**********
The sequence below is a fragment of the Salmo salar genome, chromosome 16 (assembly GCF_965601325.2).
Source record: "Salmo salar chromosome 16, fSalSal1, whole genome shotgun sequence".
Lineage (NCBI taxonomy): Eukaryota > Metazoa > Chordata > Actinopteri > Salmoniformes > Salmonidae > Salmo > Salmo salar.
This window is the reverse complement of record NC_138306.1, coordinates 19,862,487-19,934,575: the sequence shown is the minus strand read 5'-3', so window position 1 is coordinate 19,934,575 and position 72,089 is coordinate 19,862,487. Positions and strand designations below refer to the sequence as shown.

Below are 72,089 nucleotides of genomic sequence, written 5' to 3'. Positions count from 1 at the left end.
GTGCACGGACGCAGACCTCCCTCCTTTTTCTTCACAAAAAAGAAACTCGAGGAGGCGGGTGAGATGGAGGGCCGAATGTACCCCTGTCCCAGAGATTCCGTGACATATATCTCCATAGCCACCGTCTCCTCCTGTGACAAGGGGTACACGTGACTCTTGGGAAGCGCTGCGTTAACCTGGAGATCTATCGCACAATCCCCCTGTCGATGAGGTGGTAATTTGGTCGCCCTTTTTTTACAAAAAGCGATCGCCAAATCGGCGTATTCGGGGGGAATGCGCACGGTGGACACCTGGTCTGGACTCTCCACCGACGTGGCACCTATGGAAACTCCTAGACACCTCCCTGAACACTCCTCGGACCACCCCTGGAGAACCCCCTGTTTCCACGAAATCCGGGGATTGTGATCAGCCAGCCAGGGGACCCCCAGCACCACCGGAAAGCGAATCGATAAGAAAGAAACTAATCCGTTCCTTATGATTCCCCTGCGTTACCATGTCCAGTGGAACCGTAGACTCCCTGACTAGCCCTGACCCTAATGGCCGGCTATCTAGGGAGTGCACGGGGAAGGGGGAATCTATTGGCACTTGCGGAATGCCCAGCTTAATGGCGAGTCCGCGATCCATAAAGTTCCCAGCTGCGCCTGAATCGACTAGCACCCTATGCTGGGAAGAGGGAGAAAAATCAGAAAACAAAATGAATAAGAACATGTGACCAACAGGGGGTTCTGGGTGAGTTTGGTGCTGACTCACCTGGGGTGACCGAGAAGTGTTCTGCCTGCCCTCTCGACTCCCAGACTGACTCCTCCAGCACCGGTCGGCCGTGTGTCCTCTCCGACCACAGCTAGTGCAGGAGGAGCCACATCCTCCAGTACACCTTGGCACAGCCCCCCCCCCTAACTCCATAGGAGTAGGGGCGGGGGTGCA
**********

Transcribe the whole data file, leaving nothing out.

The sequence below is a fragment of the Salmo salar genome, chromosome 16 (assembly GCF_965601325.2).
Source record: "Salmo salar chromosome 16, fSalSal1, whole genome shotgun sequence".
Lineage (NCBI taxonomy): Eukaryota > Metazoa > Chordata > Actinopteri > Salmoniformes > Salmonidae > Salmo > Salmo salar.
This window is the reverse complement of record NC_138306.1, coordinates 19,862,487-19,934,575: the sequence shown is the minus strand read 5'-3', so window position 1 is coordinate 19,934,575 and position 72,089 is coordinate 19,862,487. Positions and strand designations below refer to the sequence as shown.

Below are 72,089 nucleotides of genomic sequence, written 5' to 3'. Positions count from 1 at the left end.
GTGCACGGACGCAGACCTCCCTCCTTTTTCTTCACAAAAAAGAAACTCGAGGAGGCGGGTGAGATGGAGGGCCGAATGTACCCCTGTCCCAGAGATTCCGTGACATATATCTCCATAGCCACCGTCTCCTCCTGTGACAAGGGGTACACGTGACTCTTGGGAAGCGCTGCGTTAACCTGGAGATCTATCGCACAATCCCCCTGTCGATGAGGTGGTAATTTGGTCGCCCTTTTTTTACAAAAAGCGATCGCCAAATCGGCGTATTCGGGGGGAATGCGCACGGTGGACACCTGGTCTGGACTCTCCACCGACGTGGCACCTATGGAAACTCCTAGACACCTCCCTGAACACTCCTCGGACCACCCCTGGAGAACCCCCTGTTTCCACGAAATCCGGGGATTGTGATCAGCCAGCCAGGGGACCCCCAGCACCACCGGAAAGCGAATCGATAAGAAAGAAACTAATCCGTTCCTTATGATTCCCCTGCGTTACCATGTCCAGTGGAACCGTAGACTCCCTGACTAGCCCTGACCCTAATGGCCGGCTATCTAGGGAGTGCACGGGGAAGGGGGAATCTATTGGCACTTGCGGAATGCCCAGCTTAATGGCGAGTCCGCGATCCATAAAGTTCCCAGCTGCGCCTGAATCGACTAGCACCCTATGCTGGGAAGAGGGAGAAAAATCAGAAAACAAAATGAATAAGAACATGTGACCAACAGGGGGTTCTGGGTGAGTTTGGTGCTGACTCACCTGGGGTGACCGAGAAGTGTTCTGCCTGCCCTCTCGACTCCCAGACTGACTCCTCCAGCACCGGTCGGCCGTGTGTCCTCTCCGACCACAGCTAGTGCAGGAGGAGCCACATCCTCCAGTACACCTTGGCACAGCCCCCCCCCCTAACTCCATAGGAGTAGGGGCGGGGGTGCA